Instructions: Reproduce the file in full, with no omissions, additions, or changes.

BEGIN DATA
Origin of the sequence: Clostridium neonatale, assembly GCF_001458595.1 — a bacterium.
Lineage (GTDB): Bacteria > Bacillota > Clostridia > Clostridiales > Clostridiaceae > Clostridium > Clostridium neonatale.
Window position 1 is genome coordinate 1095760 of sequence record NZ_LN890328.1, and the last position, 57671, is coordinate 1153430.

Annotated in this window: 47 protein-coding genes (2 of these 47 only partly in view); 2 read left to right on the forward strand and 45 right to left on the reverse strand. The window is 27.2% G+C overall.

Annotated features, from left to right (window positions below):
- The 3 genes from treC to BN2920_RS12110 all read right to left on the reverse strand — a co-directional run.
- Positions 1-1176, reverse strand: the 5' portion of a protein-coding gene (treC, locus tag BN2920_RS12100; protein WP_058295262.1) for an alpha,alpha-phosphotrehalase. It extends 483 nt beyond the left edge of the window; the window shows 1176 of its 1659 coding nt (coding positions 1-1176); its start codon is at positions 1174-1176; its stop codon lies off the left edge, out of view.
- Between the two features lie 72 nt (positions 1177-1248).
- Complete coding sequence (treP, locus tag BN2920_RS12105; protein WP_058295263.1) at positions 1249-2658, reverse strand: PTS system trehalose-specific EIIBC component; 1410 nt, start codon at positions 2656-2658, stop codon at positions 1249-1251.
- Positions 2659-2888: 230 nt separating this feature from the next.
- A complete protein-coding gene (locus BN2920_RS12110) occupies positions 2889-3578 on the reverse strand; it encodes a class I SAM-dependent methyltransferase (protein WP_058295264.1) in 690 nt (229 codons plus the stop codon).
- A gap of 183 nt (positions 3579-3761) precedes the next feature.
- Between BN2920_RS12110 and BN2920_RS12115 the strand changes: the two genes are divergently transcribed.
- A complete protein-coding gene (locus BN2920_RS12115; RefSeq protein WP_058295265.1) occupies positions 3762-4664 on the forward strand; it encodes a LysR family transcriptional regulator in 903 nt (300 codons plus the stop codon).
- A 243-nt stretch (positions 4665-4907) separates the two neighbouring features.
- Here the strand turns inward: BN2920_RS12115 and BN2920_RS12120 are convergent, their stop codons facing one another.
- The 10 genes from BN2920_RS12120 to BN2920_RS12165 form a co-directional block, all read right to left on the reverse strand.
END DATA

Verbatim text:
Origin of the sequence: Clostridium neonatale, assembly GCF_001458595.1 — a bacterium.
Lineage (GTDB): Bacteria > Bacillota > Clostridia > Clostridiales > Clostridiaceae > Clostridium > Clostridium neonatale.
Window position 1 is genome coordinate 1095760 of sequence record NZ_LN890328.1, and the last position, 57671, is coordinate 1153430.

Annotated in this window: 47 protein-coding genes (2 of these 47 only partly in view); 2 read left to right on the forward strand and 45 right to left on the reverse strand. The window is 27.2% G+C overall.

Annotated features, from left to right (window positions below):
- The 3 genes from treC to BN2920_RS12110 all read right to left on the reverse strand — a co-directional run.
- Positions 1-1176, reverse strand: the 5' portion of a protein-coding gene (treC, locus tag BN2920_RS12100; protein WP_058295262.1) for an alpha,alpha-phosphotrehalase. It extends 483 nt beyond the left edge of the window; the window shows 1176 of its 1659 coding nt (coding positions 1-1176); its start codon is at positions 1174-1176; its stop codon lies off the left edge, out of view.
- Between the two features lie 72 nt (positions 1177-1248).
- Complete coding sequence (treP, locus tag BN2920_RS12105; protein WP_058295263.1) at positions 1249-2658, reverse strand: PTS system trehalose-specific EIIBC component; 1410 nt, start codon at positions 2656-2658, stop codon at positions 1249-1251.
- Positions 2659-2888: 230 nt separating this feature from the next.
- A complete protein-coding gene (locus BN2920_RS12110) occupies positions 2889-3578 on the reverse strand; it encodes a class I SAM-dependent methyltransferase (protein WP_058295264.1) in 690 nt (229 codons plus the stop codon).
- A gap of 183 nt (positions 3579-3761) precedes the next feature.
- Between BN2920_RS12110 and BN2920_RS12115 the strand changes: the two genes are divergently transcribed.
- A complete protein-coding gene (locus BN2920_RS12115; RefSeq protein WP_058295265.1) occupies positions 3762-4664 on the forward strand; it encodes a LysR family transcriptional regulator in 903 nt (300 codons plus the stop codon).
- A 243-nt stretch (positions 4665-4907) separates the two neighbouring features.
- Here the strand turns inward: BN2920_RS12115 and BN2920_RS12120 are convergent, their stop codons facing one another.
- The 10 genes from BN2920_RS12120 to BN2920_RS12165 form a co-directional block, all read right to left on the reverse strand.